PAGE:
Archived 2021 topic: Rarotonga Fruit-dove (Ptilinopus rarotongensis): Revise global status?

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6 Responses to Archived 2021 topic: Rarotonga Fruit-dove (Ptilinopus rarotongensis): Revise global status?

  1. Mark O'Brien says:

    If the species range map is to be believed, then the species did indeed go extinct on Mauke, while HBW also reported it, historically, from Aitutaki and Mangaia (fossil record). So, the chances of extirpation from an island the size of Atiu is not unrealistic – we don’t know what caused those extirpations. So, I would urge caution on that front – there is evidence that bullets 6 and/or 7 have happened in the past..

  2. Alice Cibois says:

    Two populations have already disappeared in the past, on Mangaia and Mauke (see Thibault, J.-C. and Cibois, A. 2017. Birds of Eastern Polynesia. A biogeographic Atlas., Barcelona, Lynx Edicions). Although the remaining populations seem stable, no evaluation has been made recently. Both Atiu and Rarotonga are relatively small islands, and the trends are unknown regarding the wooded areas where the fruit doves live. So the main risks, like possible habitat loss, introduction of competitors or diseases, have not decreased for this species. Therefore I would not recommend a category change for this species.

  3. The IUCN SSC Pigeon and Dove Specialist Group network have no additional information to offer but acknowledge the concerns expressed by other contributers and urge caution towards the proposed reassessment and changes in Red List status.

  4. Red List Team (BirdLife International) says:

    Many thanks to everyone who has contributed to this discussion. We greatly appreciate the time and effort invested by so many people in commenting. The window for consultation is now closed. We will analyse and interpret the new information and post a preliminary decision on this species’s Red List status on this page in early July.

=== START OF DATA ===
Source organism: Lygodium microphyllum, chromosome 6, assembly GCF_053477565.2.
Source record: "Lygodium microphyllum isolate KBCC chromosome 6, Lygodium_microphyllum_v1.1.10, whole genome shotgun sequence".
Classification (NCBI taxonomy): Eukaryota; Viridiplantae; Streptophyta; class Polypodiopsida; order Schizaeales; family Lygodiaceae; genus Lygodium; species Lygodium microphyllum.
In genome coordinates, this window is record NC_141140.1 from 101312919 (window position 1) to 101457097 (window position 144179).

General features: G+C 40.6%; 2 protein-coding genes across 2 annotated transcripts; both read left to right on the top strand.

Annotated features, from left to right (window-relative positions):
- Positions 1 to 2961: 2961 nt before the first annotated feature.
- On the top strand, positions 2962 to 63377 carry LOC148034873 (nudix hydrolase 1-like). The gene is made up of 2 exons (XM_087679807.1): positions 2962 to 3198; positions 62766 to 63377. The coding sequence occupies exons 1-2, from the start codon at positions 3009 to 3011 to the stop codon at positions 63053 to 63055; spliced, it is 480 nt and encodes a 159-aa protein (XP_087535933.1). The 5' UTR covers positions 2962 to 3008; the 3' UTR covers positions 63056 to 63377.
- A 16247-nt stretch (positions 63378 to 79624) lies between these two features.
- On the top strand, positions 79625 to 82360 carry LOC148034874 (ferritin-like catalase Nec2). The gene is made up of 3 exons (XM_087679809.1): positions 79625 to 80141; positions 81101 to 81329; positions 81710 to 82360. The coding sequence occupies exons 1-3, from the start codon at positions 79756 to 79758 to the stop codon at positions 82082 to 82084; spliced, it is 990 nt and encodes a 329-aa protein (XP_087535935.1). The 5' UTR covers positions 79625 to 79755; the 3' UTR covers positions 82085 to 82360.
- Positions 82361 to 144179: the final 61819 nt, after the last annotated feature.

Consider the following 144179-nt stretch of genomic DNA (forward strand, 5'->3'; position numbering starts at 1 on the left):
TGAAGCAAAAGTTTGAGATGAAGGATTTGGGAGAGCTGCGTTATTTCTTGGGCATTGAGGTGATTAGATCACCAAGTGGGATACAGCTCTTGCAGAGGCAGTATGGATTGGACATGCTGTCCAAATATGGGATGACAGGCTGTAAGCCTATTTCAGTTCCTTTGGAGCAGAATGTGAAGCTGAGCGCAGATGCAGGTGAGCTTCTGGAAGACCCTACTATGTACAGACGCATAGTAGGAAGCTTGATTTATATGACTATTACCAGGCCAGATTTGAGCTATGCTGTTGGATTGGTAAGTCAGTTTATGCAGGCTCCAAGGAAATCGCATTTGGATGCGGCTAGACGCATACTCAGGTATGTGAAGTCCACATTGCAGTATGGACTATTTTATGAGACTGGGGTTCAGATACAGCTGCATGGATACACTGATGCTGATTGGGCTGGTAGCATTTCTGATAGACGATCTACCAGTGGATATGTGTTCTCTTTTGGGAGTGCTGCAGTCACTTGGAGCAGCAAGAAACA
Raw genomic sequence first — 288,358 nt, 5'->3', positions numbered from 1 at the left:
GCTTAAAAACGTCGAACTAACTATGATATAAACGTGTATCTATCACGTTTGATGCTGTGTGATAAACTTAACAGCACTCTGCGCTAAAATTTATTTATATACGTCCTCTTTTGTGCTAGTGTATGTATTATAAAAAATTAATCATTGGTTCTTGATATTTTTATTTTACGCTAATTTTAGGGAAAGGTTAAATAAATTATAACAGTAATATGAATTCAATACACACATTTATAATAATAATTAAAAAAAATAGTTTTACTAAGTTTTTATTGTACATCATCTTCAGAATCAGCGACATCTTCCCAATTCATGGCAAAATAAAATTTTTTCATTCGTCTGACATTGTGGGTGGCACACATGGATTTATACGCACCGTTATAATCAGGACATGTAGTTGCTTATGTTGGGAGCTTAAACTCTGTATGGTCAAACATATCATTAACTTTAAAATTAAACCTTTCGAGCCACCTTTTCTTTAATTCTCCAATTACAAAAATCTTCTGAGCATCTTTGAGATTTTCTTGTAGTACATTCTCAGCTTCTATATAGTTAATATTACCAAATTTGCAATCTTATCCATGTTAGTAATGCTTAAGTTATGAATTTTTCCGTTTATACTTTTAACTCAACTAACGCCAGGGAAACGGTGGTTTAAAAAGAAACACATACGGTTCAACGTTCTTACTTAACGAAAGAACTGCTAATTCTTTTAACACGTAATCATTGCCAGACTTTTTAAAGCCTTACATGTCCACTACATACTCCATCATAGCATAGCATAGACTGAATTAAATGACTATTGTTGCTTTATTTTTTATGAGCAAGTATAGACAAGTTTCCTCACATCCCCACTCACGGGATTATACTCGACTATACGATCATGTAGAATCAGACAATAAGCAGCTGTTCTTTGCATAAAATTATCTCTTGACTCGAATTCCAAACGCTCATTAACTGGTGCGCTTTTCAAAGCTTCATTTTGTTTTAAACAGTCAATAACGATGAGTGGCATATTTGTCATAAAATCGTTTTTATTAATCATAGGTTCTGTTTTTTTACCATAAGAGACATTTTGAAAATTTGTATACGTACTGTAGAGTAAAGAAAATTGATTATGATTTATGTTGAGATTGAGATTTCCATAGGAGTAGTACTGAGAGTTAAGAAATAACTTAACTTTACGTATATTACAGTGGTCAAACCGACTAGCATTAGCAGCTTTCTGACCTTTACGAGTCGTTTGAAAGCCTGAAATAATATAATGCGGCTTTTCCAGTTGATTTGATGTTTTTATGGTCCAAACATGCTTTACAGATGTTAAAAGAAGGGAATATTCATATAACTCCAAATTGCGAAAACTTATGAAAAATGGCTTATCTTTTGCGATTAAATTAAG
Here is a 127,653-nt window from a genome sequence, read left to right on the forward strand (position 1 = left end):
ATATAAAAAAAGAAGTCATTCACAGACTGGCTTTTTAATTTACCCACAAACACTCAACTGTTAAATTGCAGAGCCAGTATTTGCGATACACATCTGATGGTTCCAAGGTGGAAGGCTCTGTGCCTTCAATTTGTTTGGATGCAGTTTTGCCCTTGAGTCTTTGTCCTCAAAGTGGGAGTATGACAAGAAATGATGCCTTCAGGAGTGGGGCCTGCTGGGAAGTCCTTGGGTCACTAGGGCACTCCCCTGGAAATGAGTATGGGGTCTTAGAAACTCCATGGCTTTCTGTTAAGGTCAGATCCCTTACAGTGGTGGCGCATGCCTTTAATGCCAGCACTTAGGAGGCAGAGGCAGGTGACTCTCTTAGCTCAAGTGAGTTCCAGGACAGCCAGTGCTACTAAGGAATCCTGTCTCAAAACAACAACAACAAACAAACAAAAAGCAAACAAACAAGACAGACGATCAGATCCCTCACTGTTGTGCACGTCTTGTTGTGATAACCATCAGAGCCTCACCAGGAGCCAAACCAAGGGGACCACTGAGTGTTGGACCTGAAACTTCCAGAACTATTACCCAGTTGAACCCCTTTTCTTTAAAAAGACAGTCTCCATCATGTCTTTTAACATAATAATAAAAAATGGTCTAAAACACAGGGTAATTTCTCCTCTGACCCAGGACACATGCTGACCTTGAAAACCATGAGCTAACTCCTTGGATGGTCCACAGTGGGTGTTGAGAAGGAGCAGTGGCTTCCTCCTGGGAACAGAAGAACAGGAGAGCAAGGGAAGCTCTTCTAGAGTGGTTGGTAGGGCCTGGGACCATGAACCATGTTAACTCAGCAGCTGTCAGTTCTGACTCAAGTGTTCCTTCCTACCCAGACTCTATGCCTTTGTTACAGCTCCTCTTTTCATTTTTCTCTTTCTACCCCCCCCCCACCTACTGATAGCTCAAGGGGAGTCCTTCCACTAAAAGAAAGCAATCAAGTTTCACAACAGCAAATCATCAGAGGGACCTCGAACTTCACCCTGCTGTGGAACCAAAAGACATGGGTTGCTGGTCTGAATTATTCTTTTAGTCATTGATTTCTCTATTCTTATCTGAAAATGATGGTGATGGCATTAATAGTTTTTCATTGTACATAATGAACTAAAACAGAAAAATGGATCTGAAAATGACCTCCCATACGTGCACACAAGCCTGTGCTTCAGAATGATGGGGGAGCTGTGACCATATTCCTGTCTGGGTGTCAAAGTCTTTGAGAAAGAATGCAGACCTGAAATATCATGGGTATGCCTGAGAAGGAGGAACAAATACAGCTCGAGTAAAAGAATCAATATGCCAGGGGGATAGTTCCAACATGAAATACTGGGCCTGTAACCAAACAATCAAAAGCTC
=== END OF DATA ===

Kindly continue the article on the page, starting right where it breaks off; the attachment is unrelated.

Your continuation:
Thank you once again,
    BirdLife Red List Team

  5. Red List Team (BirdLife International) says:

    Preliminary proposal

    Based on available information, our preliminary proposal for the 2021 Red List would be to adopt the proposed classifications outlined in the initial forum discussion.

    Although a cyclone may severely affect or even extirpate either of the two island populations, and may rapidly drive the species to Endangered status, we consider it unlikely that it would rapidly drive the species to Critically Endangered status (e.g. by causing a population reduction of >80% within a few years). As a result, the species qualifies as Near Threatened under Criterion D2, but not as Vulnerable. If future surveys indicate that the species’s population size is declining, the species’s Red List Category will be re-evaluated.

    There is now a period for further comments until the final deadline in mid-July, after which the recommended categorisations will be put forward to IUCN.

    The final 2021 Red List categories will be published on the BirdLife and IUCN websites in December 2021, following further checking of information relevant to the assessments by both BirdLife and IUCN.

  6. Red List Team (BirdLife International) says:

    Recommended categorisation to be put forward to IUCN

    The final categorisation for this species has not changed. Rarotonga Fruit-dove is recommended to be listed as Near Threatened, approaching the thresholds for listing as threatened under Criteria B1a+2a; D1+2.

    Many thanks for everyone who contributed to the 2021 GTB Forum process. The final 2021 Red List categories will be published on the BirdLife and IUCN websites in December 2021, following further checking of information relevant to the assessments by both BirdLife and IUCN.

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